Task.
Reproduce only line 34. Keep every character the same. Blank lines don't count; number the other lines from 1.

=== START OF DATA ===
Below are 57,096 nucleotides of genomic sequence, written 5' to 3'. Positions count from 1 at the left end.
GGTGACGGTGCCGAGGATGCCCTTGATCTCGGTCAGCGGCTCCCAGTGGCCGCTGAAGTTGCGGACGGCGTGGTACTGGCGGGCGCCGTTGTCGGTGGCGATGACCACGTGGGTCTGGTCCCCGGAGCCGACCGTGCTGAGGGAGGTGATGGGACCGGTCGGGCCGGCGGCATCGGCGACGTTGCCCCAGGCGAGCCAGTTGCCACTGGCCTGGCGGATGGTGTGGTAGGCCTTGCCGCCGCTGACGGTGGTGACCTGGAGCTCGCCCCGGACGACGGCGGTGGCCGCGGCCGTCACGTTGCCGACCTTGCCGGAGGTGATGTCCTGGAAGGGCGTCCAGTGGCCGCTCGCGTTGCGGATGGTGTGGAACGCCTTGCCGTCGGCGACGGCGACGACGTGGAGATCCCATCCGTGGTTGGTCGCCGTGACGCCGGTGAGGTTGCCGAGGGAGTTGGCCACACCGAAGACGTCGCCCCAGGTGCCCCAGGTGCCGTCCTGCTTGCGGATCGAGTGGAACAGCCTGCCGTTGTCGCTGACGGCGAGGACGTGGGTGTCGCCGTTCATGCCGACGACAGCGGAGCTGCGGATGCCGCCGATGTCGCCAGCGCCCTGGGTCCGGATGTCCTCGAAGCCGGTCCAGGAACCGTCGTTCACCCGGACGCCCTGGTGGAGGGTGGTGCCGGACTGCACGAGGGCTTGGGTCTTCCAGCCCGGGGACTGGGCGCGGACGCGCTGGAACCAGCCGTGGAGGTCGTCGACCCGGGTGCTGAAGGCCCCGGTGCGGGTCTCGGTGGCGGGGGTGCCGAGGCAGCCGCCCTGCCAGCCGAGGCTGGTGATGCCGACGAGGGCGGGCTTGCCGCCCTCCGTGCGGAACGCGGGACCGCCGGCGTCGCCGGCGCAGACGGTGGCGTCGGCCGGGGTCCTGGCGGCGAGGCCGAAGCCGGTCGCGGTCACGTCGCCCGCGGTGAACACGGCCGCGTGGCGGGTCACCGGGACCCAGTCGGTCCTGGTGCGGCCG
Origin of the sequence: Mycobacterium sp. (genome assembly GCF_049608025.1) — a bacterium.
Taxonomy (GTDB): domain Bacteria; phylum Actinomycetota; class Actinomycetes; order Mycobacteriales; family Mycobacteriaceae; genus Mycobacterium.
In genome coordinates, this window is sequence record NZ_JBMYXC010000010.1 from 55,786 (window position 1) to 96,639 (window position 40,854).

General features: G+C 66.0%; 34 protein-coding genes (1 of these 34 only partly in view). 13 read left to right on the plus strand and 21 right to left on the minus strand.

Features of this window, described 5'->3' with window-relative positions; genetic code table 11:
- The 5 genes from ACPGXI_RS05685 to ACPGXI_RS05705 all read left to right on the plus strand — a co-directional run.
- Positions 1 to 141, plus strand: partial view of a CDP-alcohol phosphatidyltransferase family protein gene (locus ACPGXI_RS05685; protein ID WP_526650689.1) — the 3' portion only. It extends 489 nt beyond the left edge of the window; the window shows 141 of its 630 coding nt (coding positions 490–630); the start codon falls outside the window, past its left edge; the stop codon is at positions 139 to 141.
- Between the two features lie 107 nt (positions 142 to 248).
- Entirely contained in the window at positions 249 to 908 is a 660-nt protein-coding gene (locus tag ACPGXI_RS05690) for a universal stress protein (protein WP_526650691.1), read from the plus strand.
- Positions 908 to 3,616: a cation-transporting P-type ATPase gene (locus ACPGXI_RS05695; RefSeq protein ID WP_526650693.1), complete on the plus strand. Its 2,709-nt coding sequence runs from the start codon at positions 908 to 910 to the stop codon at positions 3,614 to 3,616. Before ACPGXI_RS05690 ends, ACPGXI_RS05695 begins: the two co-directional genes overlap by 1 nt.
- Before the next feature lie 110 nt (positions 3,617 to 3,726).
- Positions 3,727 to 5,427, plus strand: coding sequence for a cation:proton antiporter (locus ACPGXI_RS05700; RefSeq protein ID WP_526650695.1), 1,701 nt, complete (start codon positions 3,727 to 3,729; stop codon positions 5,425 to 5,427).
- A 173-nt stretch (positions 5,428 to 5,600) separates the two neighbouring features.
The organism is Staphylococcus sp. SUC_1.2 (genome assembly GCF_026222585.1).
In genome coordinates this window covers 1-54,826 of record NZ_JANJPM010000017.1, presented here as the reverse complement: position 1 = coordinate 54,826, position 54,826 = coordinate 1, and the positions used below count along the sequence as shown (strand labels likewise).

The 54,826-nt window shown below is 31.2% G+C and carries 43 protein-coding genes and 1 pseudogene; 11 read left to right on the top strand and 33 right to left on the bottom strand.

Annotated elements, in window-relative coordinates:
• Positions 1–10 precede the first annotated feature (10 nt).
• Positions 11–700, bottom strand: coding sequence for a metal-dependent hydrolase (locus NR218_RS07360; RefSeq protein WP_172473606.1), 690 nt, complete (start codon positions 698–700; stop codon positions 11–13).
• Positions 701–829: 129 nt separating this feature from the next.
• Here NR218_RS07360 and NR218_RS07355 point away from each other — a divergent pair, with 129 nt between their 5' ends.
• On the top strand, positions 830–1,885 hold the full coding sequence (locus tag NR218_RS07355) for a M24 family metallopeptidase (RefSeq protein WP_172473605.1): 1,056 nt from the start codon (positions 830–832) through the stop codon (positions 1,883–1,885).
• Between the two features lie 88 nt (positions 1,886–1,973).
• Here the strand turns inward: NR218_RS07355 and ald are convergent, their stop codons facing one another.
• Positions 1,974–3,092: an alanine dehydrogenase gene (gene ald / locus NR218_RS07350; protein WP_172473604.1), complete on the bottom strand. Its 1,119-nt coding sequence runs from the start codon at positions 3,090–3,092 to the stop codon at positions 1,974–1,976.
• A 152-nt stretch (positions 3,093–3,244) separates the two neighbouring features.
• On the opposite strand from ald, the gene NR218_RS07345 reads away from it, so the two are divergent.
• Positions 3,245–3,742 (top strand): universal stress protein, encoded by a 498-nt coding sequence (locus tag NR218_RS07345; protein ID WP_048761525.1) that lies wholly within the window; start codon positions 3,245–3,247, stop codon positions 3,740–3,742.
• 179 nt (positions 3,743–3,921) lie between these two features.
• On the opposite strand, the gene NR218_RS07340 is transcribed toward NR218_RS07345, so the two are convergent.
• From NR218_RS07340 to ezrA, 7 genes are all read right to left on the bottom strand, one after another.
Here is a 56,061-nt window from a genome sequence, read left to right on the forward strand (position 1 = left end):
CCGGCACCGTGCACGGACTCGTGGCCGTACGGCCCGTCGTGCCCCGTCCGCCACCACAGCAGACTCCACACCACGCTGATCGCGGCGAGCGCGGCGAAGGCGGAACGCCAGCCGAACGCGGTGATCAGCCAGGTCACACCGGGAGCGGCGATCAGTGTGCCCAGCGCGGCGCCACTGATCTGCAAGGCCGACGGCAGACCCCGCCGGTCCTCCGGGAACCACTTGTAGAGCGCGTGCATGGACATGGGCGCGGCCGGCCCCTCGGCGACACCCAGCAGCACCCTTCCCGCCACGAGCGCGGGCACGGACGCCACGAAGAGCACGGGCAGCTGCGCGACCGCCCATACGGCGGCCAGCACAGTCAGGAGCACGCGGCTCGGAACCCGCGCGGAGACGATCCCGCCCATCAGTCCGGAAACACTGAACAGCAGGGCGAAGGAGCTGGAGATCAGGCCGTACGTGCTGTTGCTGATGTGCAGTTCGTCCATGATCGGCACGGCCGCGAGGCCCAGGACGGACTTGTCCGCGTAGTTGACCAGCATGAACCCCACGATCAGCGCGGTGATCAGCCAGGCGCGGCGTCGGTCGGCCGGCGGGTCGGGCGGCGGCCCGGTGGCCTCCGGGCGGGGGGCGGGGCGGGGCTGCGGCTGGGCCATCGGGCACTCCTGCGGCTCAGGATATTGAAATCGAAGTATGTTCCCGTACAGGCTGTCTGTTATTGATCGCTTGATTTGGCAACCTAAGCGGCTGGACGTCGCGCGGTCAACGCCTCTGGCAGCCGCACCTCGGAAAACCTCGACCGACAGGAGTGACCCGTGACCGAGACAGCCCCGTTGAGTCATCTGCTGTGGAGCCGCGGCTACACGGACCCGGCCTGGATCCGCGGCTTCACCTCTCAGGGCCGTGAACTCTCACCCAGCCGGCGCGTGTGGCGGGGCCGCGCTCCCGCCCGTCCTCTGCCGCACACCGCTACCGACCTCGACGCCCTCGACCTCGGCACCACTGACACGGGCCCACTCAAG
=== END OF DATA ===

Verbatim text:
Here is a 56,061-nt window from a genome sequence, read left to right on the forward strand (position 1 = left end):